Despite the war in Ukraine and the economic weakness that will stem from the gas crisis, the prospects to make supernormal returns from European equities has rarely been this attractive. The combined PE ratio (average of the forward PE, trailing PE, and PE 10 ratios) has dropped to extreme cheap levels. It is almost on par with levels seen at the bottom of the dotcom bubble burst, and the 2020 bear market. It has yet to plummet to the absolute lows seen during the global financial crisis and subsequent European sovereign debt crisis, but we are not far off. The situation today is nowhere near as dire.
According to Bloomberg the region also looks like a bright spot from an earnings standpoint. The next 12-month bottom-up earnings estimates for European equities just hit a 10-year high.
Sentiment is also improving off a low base. European institutional investors are becoming slightly less pessimistic.
Value investors are a dying breed, this creates an opportunity. During the speculative mania that we have witnessed value investors have struggled to stay afloat. Some capitulated and bought in to the speculation, others went out of business. Morningstar data indicates that only 5-10% of managed assets are value strategies. The last time value strategies were this out of favour it set up a five-year period of massive outperformance.
The declining number of value funds
Source: Morningstar, 31 December 2021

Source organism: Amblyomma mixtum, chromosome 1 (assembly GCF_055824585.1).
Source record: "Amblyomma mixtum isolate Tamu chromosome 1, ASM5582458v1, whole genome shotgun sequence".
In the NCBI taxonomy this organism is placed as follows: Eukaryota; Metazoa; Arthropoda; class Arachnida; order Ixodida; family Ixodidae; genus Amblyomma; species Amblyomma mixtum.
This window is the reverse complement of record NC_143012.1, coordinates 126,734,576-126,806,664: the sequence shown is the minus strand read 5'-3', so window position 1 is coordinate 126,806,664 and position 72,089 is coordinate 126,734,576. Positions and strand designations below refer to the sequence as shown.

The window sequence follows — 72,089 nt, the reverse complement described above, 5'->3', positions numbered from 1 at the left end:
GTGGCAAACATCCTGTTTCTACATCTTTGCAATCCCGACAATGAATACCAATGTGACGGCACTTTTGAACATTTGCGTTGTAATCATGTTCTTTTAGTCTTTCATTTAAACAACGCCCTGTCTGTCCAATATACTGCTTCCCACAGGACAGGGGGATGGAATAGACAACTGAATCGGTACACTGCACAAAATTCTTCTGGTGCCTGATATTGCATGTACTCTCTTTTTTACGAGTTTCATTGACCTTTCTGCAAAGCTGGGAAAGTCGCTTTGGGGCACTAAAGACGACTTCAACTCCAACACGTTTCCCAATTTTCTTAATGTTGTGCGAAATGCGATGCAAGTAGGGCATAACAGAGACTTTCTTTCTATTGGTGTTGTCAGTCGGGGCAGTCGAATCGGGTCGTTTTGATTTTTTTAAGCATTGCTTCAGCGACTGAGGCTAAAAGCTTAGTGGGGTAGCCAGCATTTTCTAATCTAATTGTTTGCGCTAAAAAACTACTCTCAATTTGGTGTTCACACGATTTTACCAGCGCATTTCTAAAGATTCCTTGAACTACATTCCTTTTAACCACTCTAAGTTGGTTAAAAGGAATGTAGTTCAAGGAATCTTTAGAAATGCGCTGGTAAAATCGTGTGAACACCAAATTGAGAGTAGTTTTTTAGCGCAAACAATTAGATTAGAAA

Being a value investor is inherently contrarian. The holding period for most institutional money managers sits well below one year. We are in an extreme minority. We are long-term, fundamental value investors willing to tolerate short-term relative pain in the pursuit of long-term returns.
Value investing is a dying art, and this creates the opportunity. Ignoring short termism and investor fads provides us with our edge.
We strongly believe that over the long term our sound process will deliver superior results. We believe that today is one of the best points in history to invest in a value strategy.
A value strategy will not outperform every week, every month, every quarter or even every year. But we believe that over multi-year periods value investing will triumph.
1. In their 2001 paper, Chan et. al. looked at growth rates across US firms over years and found that while some firms have grown at high rates historically, they are relatively rare instances. There is no persistence in long-term earnings growth beyond chance.
2. Bear flattening is when short-term interest rates rise faster than long-term interest rates. Bear steepening is when long-term interest rates rise faster than short-term interest rates.